For more than 40 years, my Uncle Nick owned and operated an independent drugstore in Newburyport, Massachusetts, eventually turning the store over to his son, my cousin Andy. He was successful for a long time -- but eventually, his business fell victim to the rise of big chain pharmacies. As Andy told me, "I'd have someone come into the store, pick up a bottle of shampoo and say, `Hey, CVS [a large drugstore chain] is selling this for $2.59. How come you're charging me $4.00?'" Buying shampoo a case or two at a time, Andy had to pay much more than CVS, who was buying thousands of cases at a time. So he lost a lot of business to the big guys -- and eventually had to sell out to them. Some 12-13 years ago, he made a decision to sell the store to CVS and go to work for their local outlet as a staff pharmacist.

It's unfortunate that there are no (or almost no) independent drugstores anymore, and that local bookstores are falling by the wayside in the face of competition from the big stores. But you can't expect consumers to pay more for less and take longer to get it, just out of an altruistic desire to help local businesses. LOBs are simply going to have to find ways to compete -- otherwise, they're toast. How they do it is their problem to work out -- not ours. This may be unfortunate, but that's how a market economy works.

You want fries with that?

Just to play devil's advocate, why should we Support Locally Owned Businesses? Do they provide good jobs for locals? No. They provide a lot of entry-level service jobs and generate a certain amount of sales-tax revenue -- but so do the big-box retailers. In the case of web retailers, OK -- here, the SLOBs have a leg to stand on, because Web purchases aren't (usually) subject to sales taxes, so the money you pay goes right out of the state. And they don't provide any local jobs. But again, who needs a McJob? The retail industry doesn't provide a significant number of good (i.e., professional) jobs anyway.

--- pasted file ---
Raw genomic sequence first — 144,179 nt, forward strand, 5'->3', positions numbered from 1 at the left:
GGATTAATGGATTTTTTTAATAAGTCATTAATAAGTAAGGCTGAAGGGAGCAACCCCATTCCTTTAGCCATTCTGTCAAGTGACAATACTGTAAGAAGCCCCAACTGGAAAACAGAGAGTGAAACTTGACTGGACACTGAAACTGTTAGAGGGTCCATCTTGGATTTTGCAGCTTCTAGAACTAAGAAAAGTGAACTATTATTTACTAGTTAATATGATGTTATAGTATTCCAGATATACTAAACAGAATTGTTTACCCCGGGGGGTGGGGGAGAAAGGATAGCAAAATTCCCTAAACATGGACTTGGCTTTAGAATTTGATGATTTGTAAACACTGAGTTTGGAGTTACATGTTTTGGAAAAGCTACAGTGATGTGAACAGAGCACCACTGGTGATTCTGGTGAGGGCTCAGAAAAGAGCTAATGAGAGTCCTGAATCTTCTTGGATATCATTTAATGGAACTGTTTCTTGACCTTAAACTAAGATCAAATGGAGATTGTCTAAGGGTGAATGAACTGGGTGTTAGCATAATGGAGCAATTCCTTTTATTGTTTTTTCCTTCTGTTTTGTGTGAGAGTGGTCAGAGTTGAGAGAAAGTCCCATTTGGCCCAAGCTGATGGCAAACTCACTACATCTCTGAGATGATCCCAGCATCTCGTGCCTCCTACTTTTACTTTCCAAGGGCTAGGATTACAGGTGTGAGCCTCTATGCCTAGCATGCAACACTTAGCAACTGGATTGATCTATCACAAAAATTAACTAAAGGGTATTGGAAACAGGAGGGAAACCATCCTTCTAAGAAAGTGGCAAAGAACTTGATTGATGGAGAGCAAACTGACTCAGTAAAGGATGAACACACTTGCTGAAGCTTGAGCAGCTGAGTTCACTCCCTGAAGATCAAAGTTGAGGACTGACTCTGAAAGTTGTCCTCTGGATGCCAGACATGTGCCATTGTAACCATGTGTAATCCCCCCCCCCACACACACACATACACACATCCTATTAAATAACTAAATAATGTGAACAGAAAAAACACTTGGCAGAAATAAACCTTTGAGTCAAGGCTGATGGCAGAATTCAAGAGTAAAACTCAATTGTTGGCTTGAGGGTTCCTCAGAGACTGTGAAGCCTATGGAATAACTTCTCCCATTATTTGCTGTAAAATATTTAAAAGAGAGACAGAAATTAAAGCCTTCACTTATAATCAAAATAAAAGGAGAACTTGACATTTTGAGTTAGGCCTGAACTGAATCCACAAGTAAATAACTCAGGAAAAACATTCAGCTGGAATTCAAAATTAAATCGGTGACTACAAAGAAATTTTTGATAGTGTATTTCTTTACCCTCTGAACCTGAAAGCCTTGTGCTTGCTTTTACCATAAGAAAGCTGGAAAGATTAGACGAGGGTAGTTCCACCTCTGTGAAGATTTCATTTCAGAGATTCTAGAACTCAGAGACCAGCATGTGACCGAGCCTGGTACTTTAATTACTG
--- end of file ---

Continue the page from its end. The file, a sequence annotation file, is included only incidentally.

(I think the city of Flagstaff should stop trying to attract more retailers -- and, while we're at it, businesses that cater primarily to tourists -- and concentrate on courting real industries, like technology. But that's another column.)

So how are local businesses going to compete? Well, one way is by providing superior customer service. When I lived in the Boston area, I used to frequent a small record store owned and operated by a couple who made it their practice to stock (or at least be ready and willing to order) every record in the Schwann catalog, to let the customer listen to a CD before buying, and to offer helpful advice and recommendations. Despite the arrival of several big record stores in the immediate area, their little shop survived (last I knew, they were still in business, having resumed operations some months after a fire severely damaged their shop).

Damned if you do; damned if you don't

This afternoon, when I walked into what I thought was the best bookstore in Flagstaff and found that not only did they not have the book I wanted, but that it was going to take five to ten business days to get it, I was faced with a dilemma. Do I Support Locally Owned Businesses in spite of the inconvenience, or do I do what a rational consumer would do: buy on-line?

As it turned out, I decided to order the book from the retailer -- I then went home, logged in, and ordered another of the JavaScript books recommended by my instructor. I thus made a half-hearted attempt to SLOB, while proceeding with my plan to get hold of a good JavaScript book as quickly as possible. But loyalty and altruism are not going to get the job done, in the long run. If local businesses can't provide the same price, availability, and service that we can get somewhere else, they're going to be looking for another line of work.

Copyright © 2000 John J. Kafalas

Feedback?  Send in a letter to the editor, and I'll post it on-line!

Return to the home page